Friday, January 31, 2020

7 Quick Takes about Fire and Ice, Mixing Up Your 20th Century Decades, and Intentionally Overdosing on Walnuts

It's 7 Quick Takes Friday! How was your week?


Lately my 8-year-old has seemed like she needs some special attention, so when I picked her up from basketball I offered to take her to the library, just her and me.

She lobbied hard for ice cream, but the library won and I'm glad it did, because while we were there we happened to see a local winter festival going on.

The theme was fire and ice, and they had a big bonfire, food trucks, and a pop-up skating rink. We briefly wandered around and decided to come back later this afternoon with her little brothers, when she was wearing more than basketball shorts to keep her warm.

When we came back, there was a fire dancer there which made quite an impression on the boys.

We have 133 photos just like this one, because when I tried to take a picture my phone started taking burst shots and I didn't know how to stop it.

There was also an ice sculpture of two polar bears. It's hard to get a good picture of an ice sculpture, but you can see the tall one up top and my boys are petting the shorter one.

I'm actually not sure they were supposed to be touching this.

We don't have skates but the kids enjoyed sliding around on the ice rink in their boots, and a nice older lady (who I really want to be when I grow up) let all the kids take turns on the ice with her walker.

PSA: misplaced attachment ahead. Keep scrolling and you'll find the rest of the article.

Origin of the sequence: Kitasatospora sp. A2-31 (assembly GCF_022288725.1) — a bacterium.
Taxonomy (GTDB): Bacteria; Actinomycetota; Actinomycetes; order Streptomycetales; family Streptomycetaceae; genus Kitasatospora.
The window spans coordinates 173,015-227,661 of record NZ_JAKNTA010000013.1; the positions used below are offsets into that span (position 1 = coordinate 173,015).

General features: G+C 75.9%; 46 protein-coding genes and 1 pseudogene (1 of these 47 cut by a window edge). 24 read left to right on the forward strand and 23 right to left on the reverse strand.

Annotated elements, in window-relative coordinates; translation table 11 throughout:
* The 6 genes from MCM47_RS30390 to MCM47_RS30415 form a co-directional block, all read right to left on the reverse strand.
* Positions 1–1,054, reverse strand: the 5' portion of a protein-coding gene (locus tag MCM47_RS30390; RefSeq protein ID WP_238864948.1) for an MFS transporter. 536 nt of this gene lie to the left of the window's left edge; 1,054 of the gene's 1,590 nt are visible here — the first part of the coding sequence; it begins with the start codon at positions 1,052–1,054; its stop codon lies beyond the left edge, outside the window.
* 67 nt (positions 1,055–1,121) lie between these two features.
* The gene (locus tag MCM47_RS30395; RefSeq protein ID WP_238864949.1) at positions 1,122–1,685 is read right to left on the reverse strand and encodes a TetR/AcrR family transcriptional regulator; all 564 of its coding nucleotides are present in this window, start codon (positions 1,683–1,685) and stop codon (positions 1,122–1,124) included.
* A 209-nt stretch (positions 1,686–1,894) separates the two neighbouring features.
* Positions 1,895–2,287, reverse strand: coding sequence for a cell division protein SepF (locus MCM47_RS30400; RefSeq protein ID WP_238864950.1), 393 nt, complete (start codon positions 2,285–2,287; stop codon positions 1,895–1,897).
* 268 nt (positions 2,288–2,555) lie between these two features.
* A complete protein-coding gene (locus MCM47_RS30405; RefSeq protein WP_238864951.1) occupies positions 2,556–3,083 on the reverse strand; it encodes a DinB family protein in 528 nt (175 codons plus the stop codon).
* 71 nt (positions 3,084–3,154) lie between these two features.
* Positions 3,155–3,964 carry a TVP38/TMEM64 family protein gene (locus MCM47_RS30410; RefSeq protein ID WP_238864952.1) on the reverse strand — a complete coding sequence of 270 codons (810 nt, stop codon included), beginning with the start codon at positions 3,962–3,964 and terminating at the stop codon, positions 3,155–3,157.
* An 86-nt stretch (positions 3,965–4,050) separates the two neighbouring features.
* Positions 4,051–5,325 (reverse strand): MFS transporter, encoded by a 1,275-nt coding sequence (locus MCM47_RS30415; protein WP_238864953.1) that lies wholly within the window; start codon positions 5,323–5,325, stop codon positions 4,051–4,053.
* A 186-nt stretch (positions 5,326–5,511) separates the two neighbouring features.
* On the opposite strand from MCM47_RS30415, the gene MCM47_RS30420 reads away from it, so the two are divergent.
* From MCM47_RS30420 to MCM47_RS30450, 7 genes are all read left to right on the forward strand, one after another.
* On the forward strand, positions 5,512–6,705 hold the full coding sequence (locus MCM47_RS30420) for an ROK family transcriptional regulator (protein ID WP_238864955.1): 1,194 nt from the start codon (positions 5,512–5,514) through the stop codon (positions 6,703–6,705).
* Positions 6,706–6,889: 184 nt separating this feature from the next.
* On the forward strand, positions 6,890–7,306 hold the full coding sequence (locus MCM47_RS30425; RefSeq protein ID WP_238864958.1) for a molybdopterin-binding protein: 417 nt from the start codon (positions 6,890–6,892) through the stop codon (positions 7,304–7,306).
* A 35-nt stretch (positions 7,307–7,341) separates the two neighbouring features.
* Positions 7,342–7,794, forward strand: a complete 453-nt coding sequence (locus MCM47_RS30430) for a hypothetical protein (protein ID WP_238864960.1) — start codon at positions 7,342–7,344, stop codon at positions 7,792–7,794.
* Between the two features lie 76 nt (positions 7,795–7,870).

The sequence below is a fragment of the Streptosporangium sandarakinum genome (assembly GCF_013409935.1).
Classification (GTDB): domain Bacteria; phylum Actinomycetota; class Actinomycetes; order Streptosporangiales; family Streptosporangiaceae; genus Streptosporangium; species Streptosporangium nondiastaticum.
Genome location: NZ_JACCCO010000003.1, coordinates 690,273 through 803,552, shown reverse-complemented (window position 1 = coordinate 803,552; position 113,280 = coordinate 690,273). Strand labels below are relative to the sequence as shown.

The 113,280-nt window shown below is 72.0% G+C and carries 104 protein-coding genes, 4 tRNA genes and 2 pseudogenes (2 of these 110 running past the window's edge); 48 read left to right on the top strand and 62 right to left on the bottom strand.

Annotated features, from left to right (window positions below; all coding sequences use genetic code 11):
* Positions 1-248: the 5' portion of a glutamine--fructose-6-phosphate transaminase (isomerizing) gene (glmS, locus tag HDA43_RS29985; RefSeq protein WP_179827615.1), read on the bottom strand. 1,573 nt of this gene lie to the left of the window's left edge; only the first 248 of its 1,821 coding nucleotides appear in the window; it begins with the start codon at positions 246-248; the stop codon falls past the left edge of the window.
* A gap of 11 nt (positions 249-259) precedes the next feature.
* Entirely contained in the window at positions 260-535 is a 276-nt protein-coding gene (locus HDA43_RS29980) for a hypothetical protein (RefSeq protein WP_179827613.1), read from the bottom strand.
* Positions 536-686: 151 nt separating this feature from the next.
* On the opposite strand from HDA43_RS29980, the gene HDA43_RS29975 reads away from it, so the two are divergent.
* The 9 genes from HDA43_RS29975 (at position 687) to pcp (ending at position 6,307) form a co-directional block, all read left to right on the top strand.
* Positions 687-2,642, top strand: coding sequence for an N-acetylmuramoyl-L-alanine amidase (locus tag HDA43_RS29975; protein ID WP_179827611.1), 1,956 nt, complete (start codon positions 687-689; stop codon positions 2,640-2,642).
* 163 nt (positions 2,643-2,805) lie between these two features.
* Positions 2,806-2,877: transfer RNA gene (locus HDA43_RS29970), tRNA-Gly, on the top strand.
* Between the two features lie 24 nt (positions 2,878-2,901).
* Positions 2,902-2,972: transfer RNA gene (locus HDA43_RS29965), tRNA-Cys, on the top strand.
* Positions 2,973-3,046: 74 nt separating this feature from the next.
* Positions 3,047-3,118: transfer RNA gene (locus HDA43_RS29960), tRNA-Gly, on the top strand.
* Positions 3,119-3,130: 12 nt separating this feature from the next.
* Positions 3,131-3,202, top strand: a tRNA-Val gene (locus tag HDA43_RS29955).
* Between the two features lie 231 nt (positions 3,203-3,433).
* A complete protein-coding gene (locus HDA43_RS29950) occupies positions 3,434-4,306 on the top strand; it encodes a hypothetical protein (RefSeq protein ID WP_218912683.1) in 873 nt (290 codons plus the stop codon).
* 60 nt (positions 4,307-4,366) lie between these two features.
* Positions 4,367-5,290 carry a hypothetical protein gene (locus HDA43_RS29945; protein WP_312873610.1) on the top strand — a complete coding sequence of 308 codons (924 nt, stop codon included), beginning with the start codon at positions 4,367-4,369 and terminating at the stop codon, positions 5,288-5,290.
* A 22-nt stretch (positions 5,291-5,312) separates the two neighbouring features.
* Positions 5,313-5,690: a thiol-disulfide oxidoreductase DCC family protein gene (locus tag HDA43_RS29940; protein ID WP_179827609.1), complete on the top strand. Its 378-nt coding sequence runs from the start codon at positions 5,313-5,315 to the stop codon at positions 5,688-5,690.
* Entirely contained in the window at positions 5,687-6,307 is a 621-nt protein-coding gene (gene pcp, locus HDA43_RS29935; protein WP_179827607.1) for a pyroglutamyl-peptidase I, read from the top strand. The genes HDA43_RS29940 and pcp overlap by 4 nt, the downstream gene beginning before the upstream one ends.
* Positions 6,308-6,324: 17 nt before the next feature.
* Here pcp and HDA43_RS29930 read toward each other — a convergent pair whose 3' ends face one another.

On Saturday, my oldest three kids went to a church activity with the teens from our entire stake, which is like 6 or 7 congregations combined. So there were at least 100 kids there.

They were learning about the scripture that is our youth theme for 2020, and then putting it into action with a service project.

This organization that builds and delivers bunk beds for kids in need set up shop in our gym and put them all to work with power tools. Presumably they were well-supervised, but I'm just guessing because I only came at the end to pick them up.

This is after all the kids had left, but my 5-year-old needed to go back in and visit the bathroom.

My daughter said they finished fifteen bunk beds, which is pretty good for 100 unskilled child laborers in three hours, I think.


Happened to see this in the drugstore and it was the equivalent of hearing your favorite song on the oldies station on the radio:

Thank you, CVS, for yet another reminder I'm becoming increasingly irrelevant.

These games were so cool when I was a kid. This is what you begged your parents for at Christmas and your birthday. And now they sell them next to the Snickers bars at the checkout for $14.99.

(By the way, that "retro" font is from the 70s and handheld video games are from the 90s, not that the current generation knows or maybe cares about the difference.)


One thing people are often surprised about when it comes to my church, the Church of Jesus Christ of Latter-day Saints, is our missionary program.

Instead of just sending missionaries to convert the unchurched heathen in far-flung countries you can't pronounce, we have them everywhere. We send missionaries to Colorado, you guys.